Selasa, 09 Maret 2010

2010 BMW M5

2010 BMW M5

A phenomenal engine such as the 2010 BMW M5's race-bred 500-horsepower V10 is typically enough to win enthusiasts over. Look at the muscle car era, for example -- its beloved icons are little more than enormous V8s strapped to the bare minimum in rubber, sheet metal and suspension bits. In the realm of super-sedans that cost close to $90,000, though, the stakes are considerably higher, and the M5 turns out to be not so super after all. Yes, that V10 is a thing of beauty, but the M5 is otherwise missing too much of the expected BMW DNA to earn our recommendation.

The problems start with the mandatory variable-assist and -ratio steering, which is a member of BMW's "active steering" family -- a dirty phrase in the eyes of 3 Series and 5 Series enthusiasts, who tend to avoid these newfangled systems like the proverbial plague. Driving the M5 is a reminder why. There's so little of BMW's trademark steering feel here that it could be mistaken for electric power steering, and the variable ratios sometimes feel out of step with driving conditions. This is a passable setup by the standards of mere automotive mortals, but when we see M badges on a car's trunk lid, we expect more.

Then there are the two transmission choices, neither of which is particularly palatable. The standard seven-speed sequential manual gearbox (SMG) is a single-clutch automated manual -- a dwindling breed in this era of slick multiclutch gearboxes. In fact, BMW now has a dual-clutch unit of its own in the M3, but the M5 soldiers on with the old-school SMG. On the bright side, SMG will rip off spine-tingling rev-matched downshifts all day long. Upshifts, however, are never smooth, and they usually involve unseemly lurching -- particularly at low city speeds. A six-speed manual transmission can also be specified, but it overheated in a test car we had a few years ago, and it also comes with a non-defeatable stability control system, which is befuddling in light of the M5's super-sedan identity.
The 2010 BMW M5 is a high-performance variant of the midsize 5 Series luxury sedan. Standard equipment includes 19-inch wheels, performance tires, adaptive xenon headlamps, front and rear parking sensors, M-Sport settings, auto-dimming mirrors, a sunroof, dual-zone automatic climate control, a power tilt-and-telescoping steering column, heated front seats, power sport seats, front-seat memory, leather upholstery, the iDrive electronics interface, a navigation system with real-time traffic and voice commands, Bluetooth and a 13-speaker surround-sound system with a CD player.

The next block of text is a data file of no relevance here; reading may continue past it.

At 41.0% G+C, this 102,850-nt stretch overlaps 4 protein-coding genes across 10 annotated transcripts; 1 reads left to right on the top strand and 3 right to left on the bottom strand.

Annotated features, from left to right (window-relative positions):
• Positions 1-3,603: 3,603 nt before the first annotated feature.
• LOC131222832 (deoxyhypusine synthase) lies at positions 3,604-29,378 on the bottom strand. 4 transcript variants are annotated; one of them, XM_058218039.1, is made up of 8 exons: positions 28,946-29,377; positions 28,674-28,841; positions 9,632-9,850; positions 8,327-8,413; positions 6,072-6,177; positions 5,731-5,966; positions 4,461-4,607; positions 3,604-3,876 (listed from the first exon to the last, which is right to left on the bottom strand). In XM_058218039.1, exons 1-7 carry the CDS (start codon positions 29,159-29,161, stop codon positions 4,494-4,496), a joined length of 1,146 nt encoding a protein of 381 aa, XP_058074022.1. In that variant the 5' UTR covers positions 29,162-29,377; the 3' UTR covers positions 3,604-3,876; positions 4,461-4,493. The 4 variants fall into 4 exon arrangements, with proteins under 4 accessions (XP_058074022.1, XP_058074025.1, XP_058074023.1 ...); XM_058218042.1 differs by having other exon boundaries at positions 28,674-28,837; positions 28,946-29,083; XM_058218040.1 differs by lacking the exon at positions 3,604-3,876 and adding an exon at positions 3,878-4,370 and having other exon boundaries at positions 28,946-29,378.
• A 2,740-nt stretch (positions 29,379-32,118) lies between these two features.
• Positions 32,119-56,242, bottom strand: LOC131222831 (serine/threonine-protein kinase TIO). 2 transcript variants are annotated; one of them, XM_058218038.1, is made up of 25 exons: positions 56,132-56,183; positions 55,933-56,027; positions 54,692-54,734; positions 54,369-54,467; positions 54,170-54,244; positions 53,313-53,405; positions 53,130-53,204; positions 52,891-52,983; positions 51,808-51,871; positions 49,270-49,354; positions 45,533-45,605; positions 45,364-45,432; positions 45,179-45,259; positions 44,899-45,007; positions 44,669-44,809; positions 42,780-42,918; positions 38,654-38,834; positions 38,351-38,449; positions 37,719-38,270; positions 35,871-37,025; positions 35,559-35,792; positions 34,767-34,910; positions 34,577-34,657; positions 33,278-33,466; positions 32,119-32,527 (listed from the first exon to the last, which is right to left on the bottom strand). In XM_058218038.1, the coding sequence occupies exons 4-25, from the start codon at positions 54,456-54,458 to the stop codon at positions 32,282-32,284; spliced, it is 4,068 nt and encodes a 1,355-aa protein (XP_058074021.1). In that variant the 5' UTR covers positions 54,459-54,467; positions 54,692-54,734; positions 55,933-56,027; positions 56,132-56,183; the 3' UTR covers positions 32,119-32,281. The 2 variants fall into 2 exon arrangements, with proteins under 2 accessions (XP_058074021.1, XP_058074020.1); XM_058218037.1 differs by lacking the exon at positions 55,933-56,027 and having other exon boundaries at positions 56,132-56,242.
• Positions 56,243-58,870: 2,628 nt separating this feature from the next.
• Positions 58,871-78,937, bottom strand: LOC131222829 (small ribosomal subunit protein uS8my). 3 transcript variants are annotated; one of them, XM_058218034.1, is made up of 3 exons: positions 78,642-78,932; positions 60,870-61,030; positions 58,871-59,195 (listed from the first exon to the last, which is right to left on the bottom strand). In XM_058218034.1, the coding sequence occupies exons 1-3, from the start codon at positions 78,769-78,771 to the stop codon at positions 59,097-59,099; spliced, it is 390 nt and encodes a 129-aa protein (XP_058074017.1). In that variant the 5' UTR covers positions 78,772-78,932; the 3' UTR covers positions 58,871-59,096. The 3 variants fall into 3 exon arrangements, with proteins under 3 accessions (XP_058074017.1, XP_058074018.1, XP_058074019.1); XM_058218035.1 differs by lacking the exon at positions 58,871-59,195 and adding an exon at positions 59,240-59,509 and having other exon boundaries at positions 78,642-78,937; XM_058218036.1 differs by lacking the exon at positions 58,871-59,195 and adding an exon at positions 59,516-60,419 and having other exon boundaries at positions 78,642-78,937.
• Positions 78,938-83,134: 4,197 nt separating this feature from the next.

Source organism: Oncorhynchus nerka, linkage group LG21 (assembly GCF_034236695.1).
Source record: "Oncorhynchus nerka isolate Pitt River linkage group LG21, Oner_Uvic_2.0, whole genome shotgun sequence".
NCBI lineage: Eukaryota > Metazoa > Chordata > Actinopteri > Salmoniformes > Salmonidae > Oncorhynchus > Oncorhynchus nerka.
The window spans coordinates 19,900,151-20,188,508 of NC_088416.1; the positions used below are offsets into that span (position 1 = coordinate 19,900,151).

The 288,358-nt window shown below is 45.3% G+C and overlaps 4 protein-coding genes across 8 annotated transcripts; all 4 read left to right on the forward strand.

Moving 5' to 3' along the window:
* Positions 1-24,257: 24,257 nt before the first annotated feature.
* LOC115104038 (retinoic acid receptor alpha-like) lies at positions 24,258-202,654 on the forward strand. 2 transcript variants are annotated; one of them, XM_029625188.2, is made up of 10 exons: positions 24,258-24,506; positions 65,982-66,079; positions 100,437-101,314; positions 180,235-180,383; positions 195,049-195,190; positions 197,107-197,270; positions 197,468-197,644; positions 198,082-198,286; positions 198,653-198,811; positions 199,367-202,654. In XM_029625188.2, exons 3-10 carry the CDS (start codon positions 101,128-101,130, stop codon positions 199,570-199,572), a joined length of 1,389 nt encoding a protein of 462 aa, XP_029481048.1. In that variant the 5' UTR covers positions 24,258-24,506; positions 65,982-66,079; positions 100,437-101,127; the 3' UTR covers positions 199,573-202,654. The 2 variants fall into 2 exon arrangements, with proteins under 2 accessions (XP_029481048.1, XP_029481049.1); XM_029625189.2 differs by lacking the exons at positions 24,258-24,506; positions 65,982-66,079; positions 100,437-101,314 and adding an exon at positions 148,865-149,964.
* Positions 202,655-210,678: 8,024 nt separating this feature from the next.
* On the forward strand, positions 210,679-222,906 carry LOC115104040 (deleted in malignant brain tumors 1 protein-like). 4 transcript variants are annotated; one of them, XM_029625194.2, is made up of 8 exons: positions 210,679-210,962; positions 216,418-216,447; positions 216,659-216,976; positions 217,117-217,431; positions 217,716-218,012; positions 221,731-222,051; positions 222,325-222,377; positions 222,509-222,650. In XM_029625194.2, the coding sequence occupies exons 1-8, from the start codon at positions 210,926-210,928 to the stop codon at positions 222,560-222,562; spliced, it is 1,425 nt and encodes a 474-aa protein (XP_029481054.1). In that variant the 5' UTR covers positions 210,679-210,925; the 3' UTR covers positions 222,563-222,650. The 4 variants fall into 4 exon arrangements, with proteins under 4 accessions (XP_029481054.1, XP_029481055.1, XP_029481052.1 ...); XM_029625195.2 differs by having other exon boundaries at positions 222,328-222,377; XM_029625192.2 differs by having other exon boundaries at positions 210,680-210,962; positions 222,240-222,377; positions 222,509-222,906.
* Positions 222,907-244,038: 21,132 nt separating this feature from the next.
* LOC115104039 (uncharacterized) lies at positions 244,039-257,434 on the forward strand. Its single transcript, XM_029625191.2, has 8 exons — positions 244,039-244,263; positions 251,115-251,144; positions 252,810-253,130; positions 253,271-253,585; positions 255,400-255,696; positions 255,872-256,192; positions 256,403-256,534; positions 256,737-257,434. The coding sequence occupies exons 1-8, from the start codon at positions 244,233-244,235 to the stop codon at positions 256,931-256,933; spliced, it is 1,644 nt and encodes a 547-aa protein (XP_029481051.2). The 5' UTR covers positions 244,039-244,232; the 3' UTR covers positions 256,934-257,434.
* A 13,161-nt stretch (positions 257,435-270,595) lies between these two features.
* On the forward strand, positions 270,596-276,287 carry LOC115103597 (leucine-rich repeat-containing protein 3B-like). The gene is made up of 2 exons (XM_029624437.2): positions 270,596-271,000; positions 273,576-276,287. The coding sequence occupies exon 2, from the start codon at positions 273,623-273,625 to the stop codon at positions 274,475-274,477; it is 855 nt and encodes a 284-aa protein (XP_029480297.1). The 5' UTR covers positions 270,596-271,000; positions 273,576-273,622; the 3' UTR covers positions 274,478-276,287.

Options include soft-close automatic doors, keyless ignition/entry, fold-down rear seats, upgraded power front seats, a power rear sunshade and manual rear side shades, extended leather trim, ventilated front seats, heated rear seats, a heated steering wheel, a head-up display, an upgraded sound system, satellite radio and an iPod interface.
The rear-wheel-drive 2010 BMW M5 is powered by a scintillating 5.0-liter V10 that pumps out a maximum 500 hp at 7,750 rpm and 383 pound-feet of torque at 6,100 rpm. Interestingly, the full 500 hp is only available when selected by the driver using the MDrive performance settings; the default setting is 400 hp, the same output as the previous M5's V8. The standard transmission is the seven-speed sequential manual gearbox (SMG), a single-clutch automated manual that can be placed in a fully automatic mode or operated manually via the gearshift lever or steering-wheel-mounted paddles. A conventional six-speed manual transmission is a no-cost option
The 2010 BMW M5's 5.0-liter V10 is a high-revving wonder of modern engine technology, yowling its way to that 8,250-rpm redline with an exquisite combination of ferocity and refinement. However, neither transmission choice is appealing. The six-speed manual is certainly more rewarding than the lurch-prone single-clutch SMG, but stability control is disappointingly undefeatable on manual-shift M5s. As noted, the steering is oddly lacking in feel and consistency for a BMW rack. If your heart's set on a BMW super-sedan, we'd recommend taking a close look at the M5's little brother, the more-enjoyable-to-drive M3 sedan.
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